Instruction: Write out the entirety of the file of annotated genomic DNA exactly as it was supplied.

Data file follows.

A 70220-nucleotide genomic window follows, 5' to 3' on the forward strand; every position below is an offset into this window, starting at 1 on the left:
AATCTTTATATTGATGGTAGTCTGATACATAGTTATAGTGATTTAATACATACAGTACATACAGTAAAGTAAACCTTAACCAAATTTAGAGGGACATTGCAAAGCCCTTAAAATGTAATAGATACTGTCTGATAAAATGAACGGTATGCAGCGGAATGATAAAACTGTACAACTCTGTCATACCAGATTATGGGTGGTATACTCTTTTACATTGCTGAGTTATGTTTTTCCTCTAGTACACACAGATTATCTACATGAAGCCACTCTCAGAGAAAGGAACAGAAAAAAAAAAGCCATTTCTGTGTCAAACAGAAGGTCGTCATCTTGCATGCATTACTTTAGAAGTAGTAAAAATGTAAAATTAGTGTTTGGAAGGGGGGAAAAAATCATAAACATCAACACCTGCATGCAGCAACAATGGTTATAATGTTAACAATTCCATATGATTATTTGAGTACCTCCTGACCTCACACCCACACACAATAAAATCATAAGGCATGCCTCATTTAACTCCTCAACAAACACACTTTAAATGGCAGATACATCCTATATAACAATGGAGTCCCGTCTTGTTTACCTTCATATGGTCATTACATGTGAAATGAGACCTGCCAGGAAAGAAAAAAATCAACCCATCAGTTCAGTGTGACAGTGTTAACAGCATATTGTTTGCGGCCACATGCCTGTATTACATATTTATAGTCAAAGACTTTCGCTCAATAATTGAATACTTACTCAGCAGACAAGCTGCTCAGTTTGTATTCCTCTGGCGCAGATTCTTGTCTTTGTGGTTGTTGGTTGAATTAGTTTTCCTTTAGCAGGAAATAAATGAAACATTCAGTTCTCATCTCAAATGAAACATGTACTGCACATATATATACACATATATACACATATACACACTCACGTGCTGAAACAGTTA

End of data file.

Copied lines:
A 70220-nucleotide genomic window follows, 5' to 3' on the forward strand; every position below is an offset into this window, starting at 1 on the left:
AATCTTTATATTGATGGTAGTCTGATACATAGTTATAGTGATTTAATACATACAGTACATACAGTAAAGTAAACCTTAACCAAATTTAGAGGGACATTGCAAAGCCCTTAAAATGTAATAGATACTGTCTGATAAAATGAACGGTATGCAGCGGAATGATAAAACTGTACAACTCTGTCATACCAGATTATGGGTGGTATACTCTTTTACATTGCTGAGTTATGTTTTTCCTCTAGTACACACAGATTATCTACATGAAGCCACTCTCAGAGAAAGGAACAGAAAAAAAAAAGCCATTTCTGTGTCAAACAGAAGGTCGTCATCTTGCATGCATTACTTTAGAAGTAGTAAAAATGTAAAATTAGTGTTTGGAAGGGGGGAAAAAATCATAAACATCAACACCTGCATGCAGCAACAATGGTTATAATGTTAACAATTCCATATGATTATTTGAGTACCTCCTGACCTCACACCCACACACAATAAAATCATAAGGCATGCCTCATTTAACTCCTCAACAAACACACTTTAAATGGCAGATACATCCTATATAACAATGGAGTCCCGTCTTGTTTACCTTCATATGGTCATTACATGTGAAATGAGACCTGCCAGGAAAGAAAAAAATCAACCCATCAGTTCAGTGTGACAGTGTTAACAGCATATTGTTTGCGGCCACATGCCTGTATTACATATTTATAGTCAAAGACTTTCGCTCAATAATTGAATACTTACTCAGCAGACAAGCTGCTCAGTTTGTATTCCTCTGGCGCAGATTCTTGTCTTTGTGGTTGTTGGTTGAATTAGTTTTCCTTTAGCAGGAAATAAATGAAACATTCAGTTCTCATCTCAAATGAAACATGTACTGCACATATATATACACATATATACACATATACACACTCACGTGCTGAAACAGTTA